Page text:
Egypt's central bank maintained its benchmark overnight deposit rate at 9.25 percent, as expected, saying its key rates are appropriate to anchor inflation expectations "and limit a generalized price increase given the lagged transmission of the previous rate hike across the economy."
In July the Central Bank of Egypt (CBE) surprised financial markets by raising its rate by 100 basis points in what it described as a preemptive move to anchor inflation expectations and limit a general increase in prices following the government's price increase on a range of regulated items, including fuel, electricity and tobacco, as part of its plan to cut budget deficits.
Egypt's headline inflation rate rose to 11.04 percent in July from 8.2 percent in June, the bank said, adding the government's price increase explained the bulk of the price increase along with the seasonal effect of Ramadan. Core inflation in July rose to 9.57 percent from 8.76 percent in June.
"While the direct first round effect of the price adjustments have led to a level shift up in the headline CPI in July 2014, higher than anticipated indirect and second round effects pose an upside risk to the inflation outlook," the CBE said.
However, this risk is countered by an unlikely sharp rise in international food prices so upside risks from imported inflation remain contained, the central bank added.
Egypt's economy, which has seen weak growth since a popular uprising in 2011 unseated Hosni Mubarak, improved in the first calendar quarter of 2014, or the third quarter of fiscal 2013/14.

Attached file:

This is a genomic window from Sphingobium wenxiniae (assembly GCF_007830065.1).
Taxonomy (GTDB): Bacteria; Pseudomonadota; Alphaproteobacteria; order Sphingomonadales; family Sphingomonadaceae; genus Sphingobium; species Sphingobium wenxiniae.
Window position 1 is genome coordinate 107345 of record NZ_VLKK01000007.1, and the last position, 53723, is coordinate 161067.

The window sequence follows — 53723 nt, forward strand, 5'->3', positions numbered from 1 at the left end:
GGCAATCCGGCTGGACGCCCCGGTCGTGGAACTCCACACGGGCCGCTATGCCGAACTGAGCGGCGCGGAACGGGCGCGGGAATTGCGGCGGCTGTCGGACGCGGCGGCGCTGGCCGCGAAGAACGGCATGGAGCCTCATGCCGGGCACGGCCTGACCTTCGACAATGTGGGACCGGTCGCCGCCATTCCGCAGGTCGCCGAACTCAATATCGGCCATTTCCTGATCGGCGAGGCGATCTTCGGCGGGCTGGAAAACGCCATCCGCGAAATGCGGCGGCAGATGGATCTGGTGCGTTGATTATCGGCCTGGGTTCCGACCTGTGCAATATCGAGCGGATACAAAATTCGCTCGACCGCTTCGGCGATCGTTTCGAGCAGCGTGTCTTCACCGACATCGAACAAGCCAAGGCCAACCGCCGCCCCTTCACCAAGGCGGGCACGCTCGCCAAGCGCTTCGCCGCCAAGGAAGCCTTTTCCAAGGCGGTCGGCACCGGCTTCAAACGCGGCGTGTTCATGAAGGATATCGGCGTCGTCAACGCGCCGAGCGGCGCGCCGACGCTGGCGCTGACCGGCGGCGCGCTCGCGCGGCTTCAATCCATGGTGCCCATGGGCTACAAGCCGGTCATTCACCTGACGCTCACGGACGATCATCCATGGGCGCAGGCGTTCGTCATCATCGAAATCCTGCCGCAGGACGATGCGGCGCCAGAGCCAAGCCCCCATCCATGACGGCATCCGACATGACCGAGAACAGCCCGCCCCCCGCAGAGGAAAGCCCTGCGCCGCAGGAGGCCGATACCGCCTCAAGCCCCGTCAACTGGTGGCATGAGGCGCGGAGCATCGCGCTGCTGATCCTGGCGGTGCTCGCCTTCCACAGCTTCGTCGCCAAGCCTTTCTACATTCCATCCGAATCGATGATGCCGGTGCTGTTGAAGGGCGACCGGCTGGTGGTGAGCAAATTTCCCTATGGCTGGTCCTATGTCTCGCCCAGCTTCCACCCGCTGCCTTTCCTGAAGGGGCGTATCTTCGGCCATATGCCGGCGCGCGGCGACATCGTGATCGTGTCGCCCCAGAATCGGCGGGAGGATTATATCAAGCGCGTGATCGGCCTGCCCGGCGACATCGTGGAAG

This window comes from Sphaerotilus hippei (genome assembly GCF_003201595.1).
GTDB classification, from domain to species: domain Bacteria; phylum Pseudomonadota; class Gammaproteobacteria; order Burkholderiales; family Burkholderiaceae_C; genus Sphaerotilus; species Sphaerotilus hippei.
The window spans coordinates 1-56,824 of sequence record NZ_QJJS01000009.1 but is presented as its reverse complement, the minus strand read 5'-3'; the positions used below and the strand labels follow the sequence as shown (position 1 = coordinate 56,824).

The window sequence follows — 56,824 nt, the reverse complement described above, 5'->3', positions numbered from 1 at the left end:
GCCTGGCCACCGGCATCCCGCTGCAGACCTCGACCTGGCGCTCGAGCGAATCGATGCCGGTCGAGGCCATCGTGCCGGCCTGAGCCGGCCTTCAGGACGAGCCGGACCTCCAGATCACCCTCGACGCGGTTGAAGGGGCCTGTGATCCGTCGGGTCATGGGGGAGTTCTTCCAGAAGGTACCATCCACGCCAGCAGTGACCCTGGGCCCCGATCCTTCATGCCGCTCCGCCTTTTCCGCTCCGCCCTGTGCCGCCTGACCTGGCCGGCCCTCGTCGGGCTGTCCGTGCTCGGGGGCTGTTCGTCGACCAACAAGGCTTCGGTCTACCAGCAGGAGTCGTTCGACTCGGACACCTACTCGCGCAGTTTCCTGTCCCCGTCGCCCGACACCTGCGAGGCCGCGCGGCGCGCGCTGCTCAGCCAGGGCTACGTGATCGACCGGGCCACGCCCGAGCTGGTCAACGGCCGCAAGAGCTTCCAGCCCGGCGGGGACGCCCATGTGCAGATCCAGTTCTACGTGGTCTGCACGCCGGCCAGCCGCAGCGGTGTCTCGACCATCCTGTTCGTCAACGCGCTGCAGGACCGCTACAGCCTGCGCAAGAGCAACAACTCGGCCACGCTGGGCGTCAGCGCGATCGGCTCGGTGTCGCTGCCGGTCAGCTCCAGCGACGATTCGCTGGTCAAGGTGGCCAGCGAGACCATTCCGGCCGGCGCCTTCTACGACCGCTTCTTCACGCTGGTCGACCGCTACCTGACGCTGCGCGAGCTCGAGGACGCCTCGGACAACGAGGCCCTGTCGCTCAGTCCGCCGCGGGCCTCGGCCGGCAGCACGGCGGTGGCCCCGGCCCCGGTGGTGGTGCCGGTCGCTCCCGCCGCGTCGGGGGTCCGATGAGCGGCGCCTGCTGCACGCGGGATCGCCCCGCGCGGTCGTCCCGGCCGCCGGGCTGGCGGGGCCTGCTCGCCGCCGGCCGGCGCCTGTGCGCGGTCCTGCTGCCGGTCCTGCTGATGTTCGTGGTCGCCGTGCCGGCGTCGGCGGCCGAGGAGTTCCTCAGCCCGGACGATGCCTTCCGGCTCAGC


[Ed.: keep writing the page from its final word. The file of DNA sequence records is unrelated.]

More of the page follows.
Gross Domestic Product expanded by an annual 2.50 percent, up from 1.44 percent in the previous quarter, helped by manufacturing and construction. But tourism and petroleum sectors still shrunk and investment levels continue to be low, the CBE said.
"Looking ahead, while investments in domestic mega projects such as the Suez Canal are expected to contribute to economic growth, the downside risks that surround the global recovery on the back of challenges facing the Euro area and the softening growth in emerging markets could pose downside risks to domestic GDP going forward," the central bank said.
Egypt's economy expanded by 2.1 percent in 2013, largely steady from 2012's 2.2 percent but slightly up from 2011's 1.8 percent. The International Monetary Fund (IMF) forecasts 2.3 percent growth this year and 4.1 percent in 2015.